There are two circuit walk trails in the Bell’s Rapids area which take you along the Avon River amongst the wandoo, flooded gums, and Swamp Paperbark. In springtime, the fuchsia grevillea is particularly good around the Bells Rapids. As you walk through the beautiful natural area, there are great views of the granite formations around the Avon River, a small waterfall, and lots of fresh air.
As this is not as popular as many of the other Perth waterfalls listed, the path is not as clear, and there a few signs. The path can also be wet and muddy in winter. There are some rockier sections and there is a steep ascent away from the river. ‘
Safety! This is a wild river. Take care near the water as especially in the winter there can be very powerful under-tows. Obviously, swimming is not recommended at any time of the year. Facilities are limited to one toilet block, and there aren’t BBQs or picnic tables. There is no camping permitted.
Distance: There are different circuit walks between 2 and 5 km.
Recommended For: Those looking for a mildly adventurous walk accompanied by their dog!
Location: Brigadoon, 40 minutes from Perth’s CBD.
Dog Friendly: Yes, dogs are allowed on a leash.
Entry Fee: Not required.
Kalamunda Falls & Kalamunda Zig Zag
So, my feeling is that the Kalamunda Falls don’t exist as one individual waterfall. However, Kalamunda is located next to Lesmurdie (and Gooseberry Hill) and I think that when people refer to the ‘Kalamunda Falls’ they are referring to Lesmurdie Falls.
Alternatively, they might be referring to the Whistlepipe Gully walk. This is a relatively easy 3.5 km return walk in the Mundy Regional Park which follows Whistlepipe Gully in the Perth Hills. The trail follows the narrow river as it courses over cascades and small waterfalls and offers views over the coastal plain to Perth.
Or, perhaps they are referring to the Rocky Pool Walk which a 5 km loop in the Kalamunda National Park visiting the picturesque Rocky Pool. It offers beautiful seasonal wildflowers and abundant wildlife. Fun fact: My grandfather went swimming in the Rocky Pool in winter and got pneumonia (the stuff of family legends).
So, I hope I haven’t confused things more by suggesting these options for Kalamunda Falls. I would love it if a reader knows of actual Kalamunda Falls and could drop the directions in the comments.
Kalamunda Zig Zag
The Zig Zag Scenic Drive is a one-way driving road down the western side of the Darling Ranges in Gooseberry Hill and part of the Beelu National Park. It is accessed via Lascelles Parade, Gooseberry Hill. It’s a steep drive of several kilometers that winds down a very narrow road with many hairpin turns and great views the whole way.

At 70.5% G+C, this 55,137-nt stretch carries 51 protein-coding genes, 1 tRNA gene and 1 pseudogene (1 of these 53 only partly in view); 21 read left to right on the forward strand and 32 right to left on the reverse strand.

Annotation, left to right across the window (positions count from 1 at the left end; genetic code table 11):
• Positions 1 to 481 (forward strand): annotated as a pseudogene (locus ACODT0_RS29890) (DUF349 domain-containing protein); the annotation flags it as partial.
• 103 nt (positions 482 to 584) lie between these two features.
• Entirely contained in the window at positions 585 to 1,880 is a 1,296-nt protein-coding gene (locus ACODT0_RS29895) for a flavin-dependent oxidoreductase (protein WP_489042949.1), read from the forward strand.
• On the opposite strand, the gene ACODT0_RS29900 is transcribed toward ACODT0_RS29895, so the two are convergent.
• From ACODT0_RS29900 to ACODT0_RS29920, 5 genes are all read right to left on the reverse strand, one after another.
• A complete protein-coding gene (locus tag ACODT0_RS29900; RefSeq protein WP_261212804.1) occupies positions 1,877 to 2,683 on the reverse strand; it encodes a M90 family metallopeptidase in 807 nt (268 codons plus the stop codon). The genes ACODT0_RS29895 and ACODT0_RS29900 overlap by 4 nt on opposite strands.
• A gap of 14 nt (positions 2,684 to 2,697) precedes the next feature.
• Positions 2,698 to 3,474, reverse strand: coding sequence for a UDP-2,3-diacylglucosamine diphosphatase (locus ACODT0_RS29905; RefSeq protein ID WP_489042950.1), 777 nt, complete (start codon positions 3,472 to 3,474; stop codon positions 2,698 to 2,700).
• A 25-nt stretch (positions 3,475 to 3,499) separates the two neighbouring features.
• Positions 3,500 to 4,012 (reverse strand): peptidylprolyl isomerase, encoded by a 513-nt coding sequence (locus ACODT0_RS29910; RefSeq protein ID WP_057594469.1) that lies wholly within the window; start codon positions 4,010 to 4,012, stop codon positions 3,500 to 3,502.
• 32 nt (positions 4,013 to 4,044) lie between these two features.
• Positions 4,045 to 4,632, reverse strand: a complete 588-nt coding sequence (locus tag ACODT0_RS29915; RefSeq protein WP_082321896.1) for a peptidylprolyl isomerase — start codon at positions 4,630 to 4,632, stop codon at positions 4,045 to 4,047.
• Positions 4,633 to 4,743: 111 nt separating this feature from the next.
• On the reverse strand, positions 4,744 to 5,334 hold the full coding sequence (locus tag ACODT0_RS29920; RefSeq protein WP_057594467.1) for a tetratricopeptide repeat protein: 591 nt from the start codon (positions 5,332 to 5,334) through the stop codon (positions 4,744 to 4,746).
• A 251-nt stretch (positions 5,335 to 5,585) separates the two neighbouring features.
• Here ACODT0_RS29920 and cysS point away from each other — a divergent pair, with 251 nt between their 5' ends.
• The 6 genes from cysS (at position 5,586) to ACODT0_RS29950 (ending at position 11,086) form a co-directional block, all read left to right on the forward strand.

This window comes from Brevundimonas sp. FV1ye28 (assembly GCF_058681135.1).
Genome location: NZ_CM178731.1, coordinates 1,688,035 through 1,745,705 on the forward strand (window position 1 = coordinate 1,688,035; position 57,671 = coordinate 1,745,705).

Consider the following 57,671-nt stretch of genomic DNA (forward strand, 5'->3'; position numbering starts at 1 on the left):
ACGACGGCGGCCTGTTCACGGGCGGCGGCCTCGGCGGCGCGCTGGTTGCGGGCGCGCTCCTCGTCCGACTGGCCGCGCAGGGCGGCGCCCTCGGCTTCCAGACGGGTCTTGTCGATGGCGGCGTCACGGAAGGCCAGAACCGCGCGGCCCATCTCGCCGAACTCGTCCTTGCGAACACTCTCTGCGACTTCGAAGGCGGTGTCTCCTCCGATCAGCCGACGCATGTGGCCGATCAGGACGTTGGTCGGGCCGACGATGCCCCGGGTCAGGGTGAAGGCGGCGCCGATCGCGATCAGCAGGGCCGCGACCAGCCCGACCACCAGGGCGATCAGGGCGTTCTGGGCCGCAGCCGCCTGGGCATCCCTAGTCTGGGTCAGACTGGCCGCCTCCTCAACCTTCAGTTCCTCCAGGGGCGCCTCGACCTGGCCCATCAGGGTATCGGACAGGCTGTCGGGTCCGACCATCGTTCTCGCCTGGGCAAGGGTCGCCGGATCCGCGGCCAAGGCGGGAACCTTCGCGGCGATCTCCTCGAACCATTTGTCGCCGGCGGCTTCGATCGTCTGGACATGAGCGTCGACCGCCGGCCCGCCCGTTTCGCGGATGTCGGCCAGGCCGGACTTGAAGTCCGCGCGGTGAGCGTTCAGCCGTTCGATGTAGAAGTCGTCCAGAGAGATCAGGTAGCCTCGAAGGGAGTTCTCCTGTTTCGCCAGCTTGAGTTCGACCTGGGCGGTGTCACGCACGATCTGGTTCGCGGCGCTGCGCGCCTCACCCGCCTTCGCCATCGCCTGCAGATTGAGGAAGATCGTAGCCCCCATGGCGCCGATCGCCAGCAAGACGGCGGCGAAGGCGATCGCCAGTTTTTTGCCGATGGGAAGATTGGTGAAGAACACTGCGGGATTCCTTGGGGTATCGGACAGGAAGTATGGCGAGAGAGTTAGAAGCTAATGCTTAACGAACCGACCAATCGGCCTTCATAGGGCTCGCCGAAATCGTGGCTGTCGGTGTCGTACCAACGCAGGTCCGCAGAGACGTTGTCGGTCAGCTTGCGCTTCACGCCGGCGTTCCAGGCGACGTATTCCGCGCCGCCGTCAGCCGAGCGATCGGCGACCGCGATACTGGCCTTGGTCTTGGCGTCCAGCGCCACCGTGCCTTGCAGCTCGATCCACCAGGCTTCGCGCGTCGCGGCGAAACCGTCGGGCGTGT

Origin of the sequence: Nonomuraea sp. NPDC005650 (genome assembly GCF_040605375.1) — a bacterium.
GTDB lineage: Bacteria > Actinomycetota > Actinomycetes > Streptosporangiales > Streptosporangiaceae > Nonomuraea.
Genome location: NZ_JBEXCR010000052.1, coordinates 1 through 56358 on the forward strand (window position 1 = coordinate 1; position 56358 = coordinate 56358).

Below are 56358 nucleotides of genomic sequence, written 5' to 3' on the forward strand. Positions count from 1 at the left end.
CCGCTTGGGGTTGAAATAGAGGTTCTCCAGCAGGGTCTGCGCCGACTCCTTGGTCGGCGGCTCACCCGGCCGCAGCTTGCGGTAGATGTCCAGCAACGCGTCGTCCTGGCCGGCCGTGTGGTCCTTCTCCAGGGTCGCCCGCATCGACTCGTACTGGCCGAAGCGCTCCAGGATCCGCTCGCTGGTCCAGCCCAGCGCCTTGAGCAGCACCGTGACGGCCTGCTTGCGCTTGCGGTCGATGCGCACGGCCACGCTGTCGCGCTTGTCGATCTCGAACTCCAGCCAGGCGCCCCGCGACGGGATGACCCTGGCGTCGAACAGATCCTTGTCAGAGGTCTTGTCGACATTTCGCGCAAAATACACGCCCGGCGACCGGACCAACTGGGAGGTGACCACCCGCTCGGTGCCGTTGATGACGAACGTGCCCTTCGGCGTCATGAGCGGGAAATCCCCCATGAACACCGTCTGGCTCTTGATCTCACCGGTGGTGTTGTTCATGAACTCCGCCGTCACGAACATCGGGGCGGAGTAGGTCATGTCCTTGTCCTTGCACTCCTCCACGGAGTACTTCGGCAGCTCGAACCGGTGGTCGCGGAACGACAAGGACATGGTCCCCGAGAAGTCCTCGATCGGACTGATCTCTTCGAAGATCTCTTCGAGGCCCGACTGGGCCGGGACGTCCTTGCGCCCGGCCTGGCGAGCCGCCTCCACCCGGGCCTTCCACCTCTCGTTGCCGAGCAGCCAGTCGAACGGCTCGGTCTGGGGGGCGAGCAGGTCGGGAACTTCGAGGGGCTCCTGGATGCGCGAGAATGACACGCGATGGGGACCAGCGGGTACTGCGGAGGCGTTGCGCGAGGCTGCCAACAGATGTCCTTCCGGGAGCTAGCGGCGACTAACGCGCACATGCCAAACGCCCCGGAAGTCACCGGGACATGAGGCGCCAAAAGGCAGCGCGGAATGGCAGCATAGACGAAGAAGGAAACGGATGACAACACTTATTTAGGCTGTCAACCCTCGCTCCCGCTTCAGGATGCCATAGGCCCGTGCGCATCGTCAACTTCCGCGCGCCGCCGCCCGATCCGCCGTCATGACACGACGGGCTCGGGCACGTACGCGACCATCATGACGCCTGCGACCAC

The Zig Zag was originally a section of the railway for the communities in Kalamunda and beyond. These days it offers amazing views for tourists and locals alike.
Note: In 2020 the Kalamunda Zig Zag has been closed due to antisocial behavior.
What Is The Best Time Of Year To Visit Waterfalls Perth
Winter is the best time of year to visit Perth waterfalls. Winter … and early Spring.
With all of the waterfalls described here the flow of water is seasonal and depends on rainfall. In dry years you might not have much flow by the time spring comes around. However, if it has been a wet year then the water may fall later.
Early spring is also a great time to visit because not only are the waterfalls still flowing, but the wildflowers in the Perth Hills are amazing.
Summer is the hottest season in Perth with temperatures often in the mid-’30s and reaching 40 degrees plus. If you are going to do any of these hikes to Perth waterfalls, it should be done in the early hours of the morning or in the evening. While the water might not be flowing strongly, and the wildflowers long are gone, these walks are very pretty and a great way to see the Australian bush near Perth.
Looking For Waterfalls WA
We will soon be working on a guide to the best waterfalls in Western Australia. To be a spoiler, it is going to include … Fernhook Falls in Walpole, Quinninup Falls Yallingup, and Beedelup Falls in Pemberton… as well as some of the falls on this list. So there you have it, some of the best Waterfalls WA are here on this list!
The Verdict – Waterfalls Perth
It’s true the waterfalls in Perth are not the highest, nor do they have the biggest falls. In fact, many of the Perth waterfalls are dry during summer and autumn. However, all of the waterfalls in Perth are located within 30 minutes to one hour’s drive of the Perth CBD. In addition, the bulk of the Perth waterfalls provide dog-friendly hikes and are wonderful places to see wildflowers in spring and get out and experience some fresh air.